Maybe it’s his first gig. He is too shy to do this kind of work. I’ll introduce myself and see if I can’t get him to say his lines.

“Hello,” she said, hoping her forced smile was not too frightening. “My name is Molly Abramovitz. I’m here to do some research on my family.”

There was silence- crickets even. Molly waited a moment, and then continued.

“My guide- my escort, Galina Alexsandrovich, brought me here so that I might look through the family’s belongings…you know, things that they left behind when they moved away.”

She paused and waited for a response, yet the boy was still.

“Something happened during the storm,” she continued. “The window burst and the light went out…”

“Liar!” the boy finally cried out.

“Excuse me? What did you say?”

“You are a liar! We did not leave anything behind. We have not gone. This room is my secret place- my- my reading room and furthermore, I do not believe a word you have said! I do not know a Galina Alexsandrovich and worst of all, you…you…YOU APPEARED OUT OF THIN AIR!”

The boy stood shaking and breathless; Molly, in a complete state of amazement, simply stared at him. A moment passed before they realized they both now were holding on to the main object of interest -the tarot card.

“It began to burn my fingers,” he whispered, “and then I saw a bright light and then- then, you appeared.”

“Look little boy, the show is over. Let go of the card please. I would like to inspect it further.”

“I am not a little boy! I am thirteen years old- I am a Bar Mitzvah.”

Molly rubbed her eyes and let out a deep breath. “I’m so not up for this…Fine. What’s your name?”

“My name is Duvid Abramovitz.”

“O.K., enough is enough. I just told you that my name is Abramovitz. You don’t have to copy me. What is your name?”

“I am Duvid Abramovitz. My parents are Moishe and Dvora Abramovitz. This is the home of Solomon and Malka Abramovitz, my grandparents. We all live here together, all my aunts and uncles: Sara, Aaron, Rivka, Avram, Yaacov, Naftali, Ysroel, Efraim, Benjamin, Yosef, and Leah.”

Spreading his arms out wide, trying to encompass as much space as possible, he continued, “This room is my secret place. I -I am not supposed to be here. I am not supposed to be studying the Kabbalah. But you…you are a thief or a sorceress…I’m not certain which. I will have to let you go, if you promise to leave now and not tell my parents.”

Molly, feeling weak, felt her knees give in as she sank back down to the floor.

What exciting story are you working on next
Currently, I’m playing with the idea of a sequel. Many readers have expressed an interest in finding out what happened to Malka and the family, so unless I experience another inspirational ‘fever’, I have some work cut out for me!

When did you first consider yourself a writer
Besides being an English major in high school and Mrs. Doyle’s darling, I never truly considered myself a writer. I simply had NO IDEA how difficult it would be to write, to publish, to promote, or to merely get people to “Like” my book’s page. I did know, however, I had the material- fifty years’ worth at least- but I struggled. Boy, did I struggle! I struggled with first person vs. third person, real names or fictitious, copy right regulations and the oh-so-beloved Chicago Manual of Style. I struggled to appease family members who wanted to be removed from the story line and then, complained when they were not included in the memoir. I struggled with researching Tarot and Kabbalah and the Space-Time Continuum (are there any Trekkies out there?) I struggled with the “traditional” publishing method versus the self- publishing route. And then of course, I struggled with the term “author.” Am I truly an author? As it turns out, the answer is very simple…I write ergo I am a writer.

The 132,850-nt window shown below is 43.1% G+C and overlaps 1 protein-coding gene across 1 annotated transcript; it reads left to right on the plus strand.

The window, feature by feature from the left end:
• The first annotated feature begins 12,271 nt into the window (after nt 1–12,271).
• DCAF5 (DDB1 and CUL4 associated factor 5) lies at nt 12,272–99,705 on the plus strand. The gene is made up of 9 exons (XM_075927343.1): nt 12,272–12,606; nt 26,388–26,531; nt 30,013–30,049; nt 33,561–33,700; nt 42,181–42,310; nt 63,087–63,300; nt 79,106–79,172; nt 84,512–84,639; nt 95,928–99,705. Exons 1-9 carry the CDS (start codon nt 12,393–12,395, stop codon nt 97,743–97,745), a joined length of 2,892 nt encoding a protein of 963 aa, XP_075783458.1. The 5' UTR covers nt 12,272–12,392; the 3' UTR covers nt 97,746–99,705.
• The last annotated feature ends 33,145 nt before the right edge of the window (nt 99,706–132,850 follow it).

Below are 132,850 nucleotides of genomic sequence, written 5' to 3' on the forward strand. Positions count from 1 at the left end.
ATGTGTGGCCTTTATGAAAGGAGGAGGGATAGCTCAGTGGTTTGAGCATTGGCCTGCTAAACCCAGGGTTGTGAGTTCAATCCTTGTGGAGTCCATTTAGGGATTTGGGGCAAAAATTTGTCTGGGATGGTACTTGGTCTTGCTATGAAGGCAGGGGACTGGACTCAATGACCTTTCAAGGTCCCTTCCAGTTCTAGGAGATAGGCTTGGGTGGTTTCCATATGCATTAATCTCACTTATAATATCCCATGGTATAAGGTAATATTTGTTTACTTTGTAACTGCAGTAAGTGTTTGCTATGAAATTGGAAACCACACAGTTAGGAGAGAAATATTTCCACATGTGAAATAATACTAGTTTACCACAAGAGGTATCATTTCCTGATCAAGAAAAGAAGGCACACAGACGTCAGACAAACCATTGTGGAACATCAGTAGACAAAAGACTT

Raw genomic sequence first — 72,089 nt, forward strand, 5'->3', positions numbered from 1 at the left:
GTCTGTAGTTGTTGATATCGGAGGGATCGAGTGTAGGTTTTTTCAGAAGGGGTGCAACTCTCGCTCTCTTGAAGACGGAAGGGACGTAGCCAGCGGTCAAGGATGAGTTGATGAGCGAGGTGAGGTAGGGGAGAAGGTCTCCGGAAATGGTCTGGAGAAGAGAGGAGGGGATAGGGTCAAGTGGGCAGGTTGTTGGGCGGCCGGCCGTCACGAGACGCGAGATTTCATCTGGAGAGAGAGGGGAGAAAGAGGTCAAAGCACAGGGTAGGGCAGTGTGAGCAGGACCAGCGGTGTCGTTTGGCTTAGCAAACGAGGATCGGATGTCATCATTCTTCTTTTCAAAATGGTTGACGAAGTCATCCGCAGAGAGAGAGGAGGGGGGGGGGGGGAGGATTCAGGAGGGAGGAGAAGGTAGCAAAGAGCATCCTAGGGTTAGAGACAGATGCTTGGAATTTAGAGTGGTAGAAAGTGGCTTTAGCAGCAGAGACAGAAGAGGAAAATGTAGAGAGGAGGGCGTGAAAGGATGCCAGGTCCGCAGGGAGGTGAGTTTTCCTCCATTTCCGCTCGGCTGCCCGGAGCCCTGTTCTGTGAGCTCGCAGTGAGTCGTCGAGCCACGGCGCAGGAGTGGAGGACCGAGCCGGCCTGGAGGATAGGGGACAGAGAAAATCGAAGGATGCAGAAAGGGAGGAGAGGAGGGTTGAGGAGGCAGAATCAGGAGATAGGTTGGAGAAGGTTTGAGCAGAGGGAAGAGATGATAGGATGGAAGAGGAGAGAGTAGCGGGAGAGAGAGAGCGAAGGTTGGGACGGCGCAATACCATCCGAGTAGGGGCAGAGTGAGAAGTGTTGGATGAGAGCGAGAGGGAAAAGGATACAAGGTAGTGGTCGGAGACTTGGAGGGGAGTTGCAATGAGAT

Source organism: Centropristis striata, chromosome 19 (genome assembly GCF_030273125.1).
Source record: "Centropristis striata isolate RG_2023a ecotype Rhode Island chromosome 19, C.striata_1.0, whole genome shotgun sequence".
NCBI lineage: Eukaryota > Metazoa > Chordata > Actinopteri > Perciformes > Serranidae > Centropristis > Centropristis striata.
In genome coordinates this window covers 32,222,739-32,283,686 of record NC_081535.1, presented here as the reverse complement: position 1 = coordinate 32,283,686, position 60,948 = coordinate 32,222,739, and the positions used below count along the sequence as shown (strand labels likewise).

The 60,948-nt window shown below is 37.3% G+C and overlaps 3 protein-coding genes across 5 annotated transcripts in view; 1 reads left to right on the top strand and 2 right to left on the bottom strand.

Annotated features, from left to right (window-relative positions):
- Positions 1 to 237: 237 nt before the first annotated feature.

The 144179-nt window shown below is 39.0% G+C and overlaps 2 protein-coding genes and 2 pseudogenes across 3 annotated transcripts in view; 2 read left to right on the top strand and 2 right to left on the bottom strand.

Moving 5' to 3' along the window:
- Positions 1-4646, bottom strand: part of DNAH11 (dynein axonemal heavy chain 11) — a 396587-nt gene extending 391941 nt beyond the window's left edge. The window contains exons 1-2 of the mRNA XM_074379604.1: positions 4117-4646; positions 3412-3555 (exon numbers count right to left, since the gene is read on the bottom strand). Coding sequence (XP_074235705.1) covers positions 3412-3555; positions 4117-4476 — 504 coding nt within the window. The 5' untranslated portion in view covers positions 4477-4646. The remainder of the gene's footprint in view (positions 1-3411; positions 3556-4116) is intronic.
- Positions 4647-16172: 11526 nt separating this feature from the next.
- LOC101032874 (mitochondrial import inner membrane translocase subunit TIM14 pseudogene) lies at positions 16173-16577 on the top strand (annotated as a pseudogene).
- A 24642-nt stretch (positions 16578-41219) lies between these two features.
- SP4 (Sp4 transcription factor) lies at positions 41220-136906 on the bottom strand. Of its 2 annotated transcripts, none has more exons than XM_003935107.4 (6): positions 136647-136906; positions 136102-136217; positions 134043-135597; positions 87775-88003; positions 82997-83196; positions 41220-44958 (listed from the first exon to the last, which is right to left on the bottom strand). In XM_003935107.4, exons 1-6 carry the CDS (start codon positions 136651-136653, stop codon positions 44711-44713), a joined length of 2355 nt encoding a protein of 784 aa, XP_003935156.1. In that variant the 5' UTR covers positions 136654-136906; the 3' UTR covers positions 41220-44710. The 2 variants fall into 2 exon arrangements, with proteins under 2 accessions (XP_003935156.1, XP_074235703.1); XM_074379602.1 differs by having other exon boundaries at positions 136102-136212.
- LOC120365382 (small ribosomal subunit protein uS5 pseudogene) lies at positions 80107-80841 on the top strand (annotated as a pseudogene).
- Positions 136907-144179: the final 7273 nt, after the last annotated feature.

Do you write full-time? If so, what's your work day like? If not, what do you do other than write and how do you find time to write
It is my long term goal to write away the hours, but for now- and until I retire-I am a full time employee of a local government agency. During the day, I manage to scribble a few lines here and there during breaks and my lunch hour. I usually keep paper and pen on hand for when I am inspired and suddenly come up with a great line. I was caught unprepared once while traveling on a plane. I had an urge to write a thought- a conversation between two characters- but I didn’t have my tablet or even a scrap of paper. Tired of waiting for the overwrought flight attendant, I reached into the back pocket of the seat directly in front of me and pulled out the handy-dandy airsick bag and wrote an entire scene. Just goes to show, if you really want to write, you will find the time!

What would you say is your interesting writing quirk? 
See the above answer! I will write down a thought, a line or an entire chapter in the worst possible chicken scratch on any scrap piece of paper, and then spend hours trying to decipher what I wrote.

As a child, what did you want to be when you grew up
I wanted to be Maria van Trapp when I was five, Florence Nightengale when I was eight years and Laura Ingalls when I was ten. I didn’t become a nun…being Jewish and all, but I do sing! I worked as a Medical Assistant for many years and studied to be a teacher, so all in all, I stuck to my childhood ideals!

Anything additional you want to share with the readers? 
I’ve written a Creative Non-Fiction and a Historical Fiction/Fantasy. Both books speak to Argentine and Russian history, Jewish culture and mysticism. Some people might think that a book about a particular culture or faith would only attract a specific group. But on a deeper level, of course, we are all human beings; we can relate to various universal themes such as tradition, assimilation, acceptance and personal growth. When readers can see beyond the label and see themselves, that’s when the author has truly accomplished something of worth. Once you peel away the labels, whether they are self-inflicted or imposed by society, you end up with the human experience and that makes for interesting reading.


Thank you for being here today, Mirta!